Like any mental health challenge we may be facing, postpartum depression is very common and normal, though it looks different for everyone. It can make us feel nothing and take little pleasure in doing things.
We may think about the things we used to enjoy and assume they will no longer bring us joy.
It can make us feel negative about those around us and shut off relationships, even with the people closest to us. It impacts the part of our brains that makes us feel positive and can destroy our motivation to do anything, making us feel that almost everything is pointless or bland.
Unfortunately, this can also include our relationship with our baby. In non-depressed women, hearing a baby cry can actually trigger a sense of urgency along with a sense of being “rewarded” for soothing the baby. In depressed mothers, this “reward” system is shut off.
Finding the energy to deal with her baby can be hard enough, but even when she has met the baby’s demands she will not feel pleasure at the end of it. So it is no wonder that caring for a baby can feel so difficult for a mom who is experiencing postpartum depression.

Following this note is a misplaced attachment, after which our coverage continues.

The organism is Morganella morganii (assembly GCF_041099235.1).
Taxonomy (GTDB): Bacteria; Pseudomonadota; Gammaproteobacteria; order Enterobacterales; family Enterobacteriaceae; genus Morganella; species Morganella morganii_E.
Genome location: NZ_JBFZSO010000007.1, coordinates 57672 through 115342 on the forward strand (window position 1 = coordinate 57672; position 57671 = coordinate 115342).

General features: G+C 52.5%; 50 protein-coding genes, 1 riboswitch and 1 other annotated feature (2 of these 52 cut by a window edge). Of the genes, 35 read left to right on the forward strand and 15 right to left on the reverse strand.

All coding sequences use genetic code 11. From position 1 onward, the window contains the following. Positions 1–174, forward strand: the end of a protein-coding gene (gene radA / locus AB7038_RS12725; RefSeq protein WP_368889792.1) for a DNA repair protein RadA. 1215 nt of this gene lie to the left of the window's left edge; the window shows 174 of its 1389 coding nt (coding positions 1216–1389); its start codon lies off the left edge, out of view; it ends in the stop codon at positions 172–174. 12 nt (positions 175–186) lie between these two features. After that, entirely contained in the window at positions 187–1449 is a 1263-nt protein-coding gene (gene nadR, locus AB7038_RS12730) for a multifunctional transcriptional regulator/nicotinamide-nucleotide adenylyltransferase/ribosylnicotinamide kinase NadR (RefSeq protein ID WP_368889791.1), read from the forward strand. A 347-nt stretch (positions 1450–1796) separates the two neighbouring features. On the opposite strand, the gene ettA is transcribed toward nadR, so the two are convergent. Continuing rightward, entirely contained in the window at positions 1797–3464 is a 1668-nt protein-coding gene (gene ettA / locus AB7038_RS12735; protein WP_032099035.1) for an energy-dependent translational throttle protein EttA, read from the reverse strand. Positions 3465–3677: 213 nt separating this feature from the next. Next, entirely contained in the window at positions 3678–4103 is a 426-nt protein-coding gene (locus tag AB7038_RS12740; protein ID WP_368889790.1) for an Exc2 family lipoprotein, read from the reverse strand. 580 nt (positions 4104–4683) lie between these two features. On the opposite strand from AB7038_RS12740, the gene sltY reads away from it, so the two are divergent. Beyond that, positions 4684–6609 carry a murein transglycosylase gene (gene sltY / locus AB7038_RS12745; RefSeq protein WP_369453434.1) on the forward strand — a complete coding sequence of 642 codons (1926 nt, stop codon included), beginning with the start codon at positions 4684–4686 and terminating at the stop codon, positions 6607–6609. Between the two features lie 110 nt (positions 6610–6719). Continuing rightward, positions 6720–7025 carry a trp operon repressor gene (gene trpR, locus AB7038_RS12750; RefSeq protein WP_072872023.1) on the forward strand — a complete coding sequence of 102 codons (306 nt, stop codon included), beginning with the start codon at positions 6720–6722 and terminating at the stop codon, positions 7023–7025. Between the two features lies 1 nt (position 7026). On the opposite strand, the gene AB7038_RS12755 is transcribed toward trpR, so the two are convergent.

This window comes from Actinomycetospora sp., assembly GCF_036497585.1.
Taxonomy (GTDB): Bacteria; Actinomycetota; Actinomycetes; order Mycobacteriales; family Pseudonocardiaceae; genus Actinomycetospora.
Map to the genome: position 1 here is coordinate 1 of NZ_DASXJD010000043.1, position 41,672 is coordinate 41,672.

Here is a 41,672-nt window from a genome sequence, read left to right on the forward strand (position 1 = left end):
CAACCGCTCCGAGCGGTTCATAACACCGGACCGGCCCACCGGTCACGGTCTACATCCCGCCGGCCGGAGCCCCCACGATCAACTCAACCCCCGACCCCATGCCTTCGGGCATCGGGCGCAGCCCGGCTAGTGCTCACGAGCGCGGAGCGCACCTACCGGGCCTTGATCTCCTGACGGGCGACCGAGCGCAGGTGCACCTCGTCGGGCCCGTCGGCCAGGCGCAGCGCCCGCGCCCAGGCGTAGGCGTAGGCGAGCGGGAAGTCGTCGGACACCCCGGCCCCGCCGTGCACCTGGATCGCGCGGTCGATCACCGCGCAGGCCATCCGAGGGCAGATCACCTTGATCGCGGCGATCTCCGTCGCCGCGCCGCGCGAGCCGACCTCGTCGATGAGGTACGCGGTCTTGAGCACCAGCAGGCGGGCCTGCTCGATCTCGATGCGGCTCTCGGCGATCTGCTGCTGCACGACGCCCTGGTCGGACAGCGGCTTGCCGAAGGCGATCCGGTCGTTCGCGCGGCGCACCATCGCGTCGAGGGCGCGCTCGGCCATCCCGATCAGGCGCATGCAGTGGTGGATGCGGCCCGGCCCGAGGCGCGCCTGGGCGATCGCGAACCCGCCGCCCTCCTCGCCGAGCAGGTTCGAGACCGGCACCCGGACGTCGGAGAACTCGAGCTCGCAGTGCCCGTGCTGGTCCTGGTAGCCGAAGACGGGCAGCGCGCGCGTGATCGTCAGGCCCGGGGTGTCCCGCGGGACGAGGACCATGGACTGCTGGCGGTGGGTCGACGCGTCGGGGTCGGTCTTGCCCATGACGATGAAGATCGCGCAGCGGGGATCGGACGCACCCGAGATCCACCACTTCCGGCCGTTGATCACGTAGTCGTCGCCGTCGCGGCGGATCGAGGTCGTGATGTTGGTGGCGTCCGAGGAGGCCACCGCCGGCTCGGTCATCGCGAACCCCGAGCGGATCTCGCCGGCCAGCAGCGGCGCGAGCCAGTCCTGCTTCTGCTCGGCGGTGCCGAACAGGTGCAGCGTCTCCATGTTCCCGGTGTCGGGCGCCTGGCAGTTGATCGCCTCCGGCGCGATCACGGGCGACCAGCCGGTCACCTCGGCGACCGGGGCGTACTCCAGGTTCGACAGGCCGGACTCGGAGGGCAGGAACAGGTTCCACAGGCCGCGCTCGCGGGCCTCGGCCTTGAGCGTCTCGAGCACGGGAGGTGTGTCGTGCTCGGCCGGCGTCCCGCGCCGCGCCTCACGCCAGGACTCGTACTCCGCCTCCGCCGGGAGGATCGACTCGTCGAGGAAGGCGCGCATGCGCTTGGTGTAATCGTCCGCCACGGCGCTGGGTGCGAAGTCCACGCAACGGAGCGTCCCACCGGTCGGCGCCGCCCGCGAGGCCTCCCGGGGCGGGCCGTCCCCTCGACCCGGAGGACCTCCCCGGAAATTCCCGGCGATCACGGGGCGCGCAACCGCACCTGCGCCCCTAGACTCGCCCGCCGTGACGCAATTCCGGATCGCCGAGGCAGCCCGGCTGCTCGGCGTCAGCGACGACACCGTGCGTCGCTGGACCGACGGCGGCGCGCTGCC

For example, when the baby cries, a depressed mother may be more likely to see it as a feeling of how the baby feels about her, rather than recognizing there may be something else going on to make the baby upset. Similarly, when the baby turns away, a mother might assume it’s because the baby doesn’t love her, rather than recognizing that babies tend to do this during interactions to calm down for a moment.
What can be increasingly difficult about the situation is that the sadness and stress the mother feels at potentially being rejected by the baby can be picked up by the baby, and so the baby can start to feel uncomfortable. This can then go back to influencing how the mother behaves and create a cycle of negative feelings, behaviors, and interactions.